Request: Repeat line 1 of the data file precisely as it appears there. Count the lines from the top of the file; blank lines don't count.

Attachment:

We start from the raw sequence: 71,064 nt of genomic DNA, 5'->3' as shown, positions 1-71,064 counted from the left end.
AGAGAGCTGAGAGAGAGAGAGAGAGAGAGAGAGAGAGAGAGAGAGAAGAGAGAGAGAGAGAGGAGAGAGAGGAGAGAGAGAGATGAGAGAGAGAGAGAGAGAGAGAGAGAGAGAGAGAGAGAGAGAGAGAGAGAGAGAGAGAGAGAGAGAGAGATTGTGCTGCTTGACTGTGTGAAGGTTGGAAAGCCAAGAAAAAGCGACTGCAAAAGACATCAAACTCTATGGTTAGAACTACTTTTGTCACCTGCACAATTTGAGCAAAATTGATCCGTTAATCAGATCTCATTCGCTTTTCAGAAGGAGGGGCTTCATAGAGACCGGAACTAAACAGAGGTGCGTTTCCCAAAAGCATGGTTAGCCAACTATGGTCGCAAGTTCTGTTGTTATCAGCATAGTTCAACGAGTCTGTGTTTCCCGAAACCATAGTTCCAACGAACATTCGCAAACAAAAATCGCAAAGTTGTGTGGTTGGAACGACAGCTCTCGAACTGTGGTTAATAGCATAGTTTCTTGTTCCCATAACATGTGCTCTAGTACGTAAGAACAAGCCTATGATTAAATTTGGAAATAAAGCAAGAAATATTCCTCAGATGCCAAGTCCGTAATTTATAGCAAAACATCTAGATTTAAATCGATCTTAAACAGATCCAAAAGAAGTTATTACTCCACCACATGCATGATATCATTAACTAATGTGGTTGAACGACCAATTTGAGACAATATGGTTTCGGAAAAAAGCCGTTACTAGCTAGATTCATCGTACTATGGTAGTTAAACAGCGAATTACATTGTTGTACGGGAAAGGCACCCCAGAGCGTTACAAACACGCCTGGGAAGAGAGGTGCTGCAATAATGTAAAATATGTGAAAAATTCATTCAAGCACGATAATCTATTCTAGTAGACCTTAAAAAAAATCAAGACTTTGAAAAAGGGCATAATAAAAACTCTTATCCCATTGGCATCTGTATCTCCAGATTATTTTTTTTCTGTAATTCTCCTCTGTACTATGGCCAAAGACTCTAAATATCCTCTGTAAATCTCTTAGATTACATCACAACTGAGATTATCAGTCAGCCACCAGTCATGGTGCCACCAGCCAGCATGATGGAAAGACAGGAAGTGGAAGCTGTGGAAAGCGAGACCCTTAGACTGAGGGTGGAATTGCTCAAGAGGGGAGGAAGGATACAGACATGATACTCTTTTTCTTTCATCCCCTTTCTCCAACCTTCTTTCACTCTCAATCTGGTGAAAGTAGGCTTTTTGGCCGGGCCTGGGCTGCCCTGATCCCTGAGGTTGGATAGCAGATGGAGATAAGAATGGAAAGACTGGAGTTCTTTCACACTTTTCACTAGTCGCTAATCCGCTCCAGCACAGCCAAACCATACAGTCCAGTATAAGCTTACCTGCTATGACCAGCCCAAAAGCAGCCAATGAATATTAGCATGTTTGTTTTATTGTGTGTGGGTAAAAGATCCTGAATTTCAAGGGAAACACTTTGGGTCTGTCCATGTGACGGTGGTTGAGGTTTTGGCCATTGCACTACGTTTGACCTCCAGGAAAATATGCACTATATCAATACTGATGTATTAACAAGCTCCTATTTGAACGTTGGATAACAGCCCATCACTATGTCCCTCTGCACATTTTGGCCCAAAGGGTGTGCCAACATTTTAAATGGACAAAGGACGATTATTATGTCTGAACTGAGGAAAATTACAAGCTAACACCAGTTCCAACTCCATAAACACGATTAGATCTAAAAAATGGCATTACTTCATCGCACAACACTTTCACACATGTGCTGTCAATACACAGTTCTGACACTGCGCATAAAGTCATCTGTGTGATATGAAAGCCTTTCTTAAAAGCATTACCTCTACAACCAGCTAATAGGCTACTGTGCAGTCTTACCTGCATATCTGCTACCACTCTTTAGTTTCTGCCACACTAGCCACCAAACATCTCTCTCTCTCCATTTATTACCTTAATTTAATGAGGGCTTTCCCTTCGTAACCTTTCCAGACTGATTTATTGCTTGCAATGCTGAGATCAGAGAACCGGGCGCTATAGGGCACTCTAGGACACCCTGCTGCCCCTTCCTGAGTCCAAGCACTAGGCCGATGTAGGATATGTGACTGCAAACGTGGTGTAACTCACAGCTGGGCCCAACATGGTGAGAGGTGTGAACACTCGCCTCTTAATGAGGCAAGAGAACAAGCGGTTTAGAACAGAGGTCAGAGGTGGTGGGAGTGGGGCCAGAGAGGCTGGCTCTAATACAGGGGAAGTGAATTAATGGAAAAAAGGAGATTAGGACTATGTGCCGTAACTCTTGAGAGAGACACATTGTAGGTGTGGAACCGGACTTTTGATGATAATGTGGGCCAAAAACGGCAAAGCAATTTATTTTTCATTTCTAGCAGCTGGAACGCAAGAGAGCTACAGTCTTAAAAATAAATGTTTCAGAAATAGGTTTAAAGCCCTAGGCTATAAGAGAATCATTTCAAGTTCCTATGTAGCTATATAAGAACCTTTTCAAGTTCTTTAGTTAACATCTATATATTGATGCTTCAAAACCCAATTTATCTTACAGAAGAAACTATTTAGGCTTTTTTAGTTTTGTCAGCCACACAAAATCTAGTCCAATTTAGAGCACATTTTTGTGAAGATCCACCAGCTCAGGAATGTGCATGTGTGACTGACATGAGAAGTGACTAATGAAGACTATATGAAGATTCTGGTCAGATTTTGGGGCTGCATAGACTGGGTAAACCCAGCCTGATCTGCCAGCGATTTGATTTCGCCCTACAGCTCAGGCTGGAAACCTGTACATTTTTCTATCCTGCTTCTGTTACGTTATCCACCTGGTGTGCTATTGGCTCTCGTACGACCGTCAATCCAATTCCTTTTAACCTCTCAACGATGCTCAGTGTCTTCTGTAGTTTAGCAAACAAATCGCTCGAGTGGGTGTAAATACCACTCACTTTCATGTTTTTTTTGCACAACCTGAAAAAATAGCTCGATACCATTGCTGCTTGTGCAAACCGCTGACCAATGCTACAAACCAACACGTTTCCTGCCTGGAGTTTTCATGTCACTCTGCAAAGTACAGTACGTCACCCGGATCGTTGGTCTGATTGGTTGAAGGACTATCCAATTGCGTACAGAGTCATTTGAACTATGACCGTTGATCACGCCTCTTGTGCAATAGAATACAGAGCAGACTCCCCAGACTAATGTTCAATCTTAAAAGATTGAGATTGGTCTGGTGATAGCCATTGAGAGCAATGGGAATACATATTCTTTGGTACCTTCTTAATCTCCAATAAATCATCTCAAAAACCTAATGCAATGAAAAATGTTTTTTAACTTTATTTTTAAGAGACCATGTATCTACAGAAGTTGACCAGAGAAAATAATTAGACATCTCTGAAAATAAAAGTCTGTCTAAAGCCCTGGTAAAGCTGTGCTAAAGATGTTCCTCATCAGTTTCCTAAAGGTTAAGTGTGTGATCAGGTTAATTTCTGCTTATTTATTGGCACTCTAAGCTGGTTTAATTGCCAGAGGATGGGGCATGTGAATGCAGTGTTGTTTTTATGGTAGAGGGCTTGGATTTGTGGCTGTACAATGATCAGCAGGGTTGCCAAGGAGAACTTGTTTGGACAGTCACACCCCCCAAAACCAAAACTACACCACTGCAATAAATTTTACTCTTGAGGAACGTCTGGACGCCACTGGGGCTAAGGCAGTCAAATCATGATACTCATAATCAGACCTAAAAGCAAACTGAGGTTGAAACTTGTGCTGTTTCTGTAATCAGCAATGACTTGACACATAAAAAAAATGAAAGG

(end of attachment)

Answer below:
We start from the raw sequence: 71,064 nt of genomic DNA, 5'->3' as shown, positions 1-71,064 counted from the left end.